Using Git With Visual Studio

I am starting to use Git with Visual Studio 2013 on my home projects.  I have been using Git lightly for pushing code samples into GitHub, but never on projects with other people.  This is a pretty good set of articles about setting up Git with Visual Studio and well worth the read before doing it (like who reads instructions). 

I created a project on Visual Studio Online and selected Git as the source control.  I then cloned the empty project locally.  Next, I created a brand-new Web Api 2 solution in Visual Studio and pushed the files over to that repository.  I then pushed those changes up to VSO.  Finally, I went over to another machine and cloned the repository and pulled down the files.

This was all well and good until I made a change on one machine and I wanted to pull down the changes into the solution that I had open on the other machine.  I was getting an “uncommitted changed being overwritten by merge” exception.  The frustrating thing was that there was nothing in the Visual Studio 2013 tooling/add-ins that allowed me to discard my local changes.  I wrote this post to stack overflow and it turns out I had a problem because I made the mistake of adding file to the repository that I didn’t want to.  I needed to do this –> add the .suo file to gitIgnore BEFORE committing the 1st change.  The problem was that adding it to the gitIgnore after the commit means the file was still being tracked and there is nothing in the out of the box VS2013 tools that can help you resolve the problem.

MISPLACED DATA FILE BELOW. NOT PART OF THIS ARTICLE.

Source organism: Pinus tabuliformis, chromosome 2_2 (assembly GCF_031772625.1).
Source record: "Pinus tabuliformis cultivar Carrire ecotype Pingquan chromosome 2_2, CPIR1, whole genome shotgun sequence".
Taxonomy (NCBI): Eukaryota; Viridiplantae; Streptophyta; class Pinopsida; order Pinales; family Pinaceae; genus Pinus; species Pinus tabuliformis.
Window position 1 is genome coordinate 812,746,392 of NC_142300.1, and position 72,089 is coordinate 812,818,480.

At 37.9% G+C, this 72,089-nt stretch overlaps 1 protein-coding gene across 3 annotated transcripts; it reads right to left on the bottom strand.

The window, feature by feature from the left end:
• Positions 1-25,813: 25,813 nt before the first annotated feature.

The best advice from SO was to use git extensions because when I installed it, I could do all of the things I wanted to do without learning the git commands.  Indeed, I installed it and holy cow, this is awesome:

image

Advertisements

One Response to Using Git With Visual Studio

  1. Rob Seder says:

    Jamie,

    For what it’s worth, I found this whole thing is “easier” if you have a branch, per machine. Make all your changes on your local branch, then when you are done, merge that branch with the “master” branch.

    When I do it this way, it’s almost never problematic and I can do everything withing Visual Studio. See this blog post:

    http://blog.robseder.com/2014/11/13/how-to-set-up-version-control-branches/

    HTH

    -Rob

Leave a Reply

Fill in your details below or click an icon to log in:

WordPress.com Logo

You are commenting using your WordPress.com account. Log Out / Change )

Twitter picture

You are commenting using your Twitter account. Log Out / Change )

Facebook photo

You are commenting using your Facebook account. Log Out / Change )

Google+ photo

You are commenting using your Google+ account. Log Out / Change )

Connecting to %s

%d bloggers like this: